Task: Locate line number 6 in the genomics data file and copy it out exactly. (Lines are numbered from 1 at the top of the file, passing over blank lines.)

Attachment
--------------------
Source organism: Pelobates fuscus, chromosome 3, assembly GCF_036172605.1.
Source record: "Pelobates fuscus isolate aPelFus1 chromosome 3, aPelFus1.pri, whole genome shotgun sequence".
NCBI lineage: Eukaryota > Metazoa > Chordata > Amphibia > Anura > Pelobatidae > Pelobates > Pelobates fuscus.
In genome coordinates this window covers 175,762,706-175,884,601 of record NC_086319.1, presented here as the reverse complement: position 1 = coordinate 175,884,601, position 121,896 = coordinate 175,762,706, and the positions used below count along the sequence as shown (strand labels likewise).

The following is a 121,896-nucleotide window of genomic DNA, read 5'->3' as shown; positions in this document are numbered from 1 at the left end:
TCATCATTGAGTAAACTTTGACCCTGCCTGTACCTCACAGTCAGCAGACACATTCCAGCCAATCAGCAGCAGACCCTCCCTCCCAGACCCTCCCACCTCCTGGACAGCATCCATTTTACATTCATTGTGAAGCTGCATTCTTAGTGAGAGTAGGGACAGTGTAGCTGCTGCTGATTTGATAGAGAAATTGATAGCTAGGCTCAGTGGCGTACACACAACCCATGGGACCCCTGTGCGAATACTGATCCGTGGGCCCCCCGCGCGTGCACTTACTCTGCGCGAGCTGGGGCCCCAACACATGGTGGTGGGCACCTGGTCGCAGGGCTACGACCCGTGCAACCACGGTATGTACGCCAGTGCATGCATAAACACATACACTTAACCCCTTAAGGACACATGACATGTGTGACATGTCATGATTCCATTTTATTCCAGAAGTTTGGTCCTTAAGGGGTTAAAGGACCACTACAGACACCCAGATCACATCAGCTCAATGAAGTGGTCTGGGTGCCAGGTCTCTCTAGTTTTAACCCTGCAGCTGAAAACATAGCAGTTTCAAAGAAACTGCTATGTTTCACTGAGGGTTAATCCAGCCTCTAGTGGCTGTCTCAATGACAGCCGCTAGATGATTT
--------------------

TCATCATTGAGTAAACTTTGACCCTGCCTGTACCTCACAGTCAGCAGACACATTCCAGCCAATCAGCAGCAGACCCTCCCTCCCAGACCCTCCCACCTCCTGGACAGCATCCATTTTACATTCATTGTGAAGCTGCATTCTTAGTGAGAGTAGGGACAGTGTAGCTGCTGCTGATTTGATAGAGAAATTGATAGCTAGGCTCAGTGGCGTACACACAACCCATGGGACCCCTGTGCGAATACTGATCCGTGGGCCCCCCGCGCGTGCACTTACTCTGCGCGAGCTGGGGCCCCAACACATGGTGGTGGGCACCTGGTCGCAGGGCTACGACCCGTGCAACCACGGTATGTACGCCAGTGCATGCATAAACACATACACTTAACCCCTTAAGGACACATGACATGTGTGACATGTCATGATTCCATTTTATTCCAGAAGTTTGGTCCTTAAGGGGTTAAAGGACCACTACAGACACCCAGATCACATCAGCTCAATGAAGTGGTCTGGGTGCCAGGTCTCTCTAGTTTTAACCCTGCAGCTGAAAACATAGCAGTTTCAAAGAAACTGCTATGTTTCACTGAGGGTTAATCCAGCCTCTAGTGGCTGTCTCAATGACAGCCGCTAGATGATTT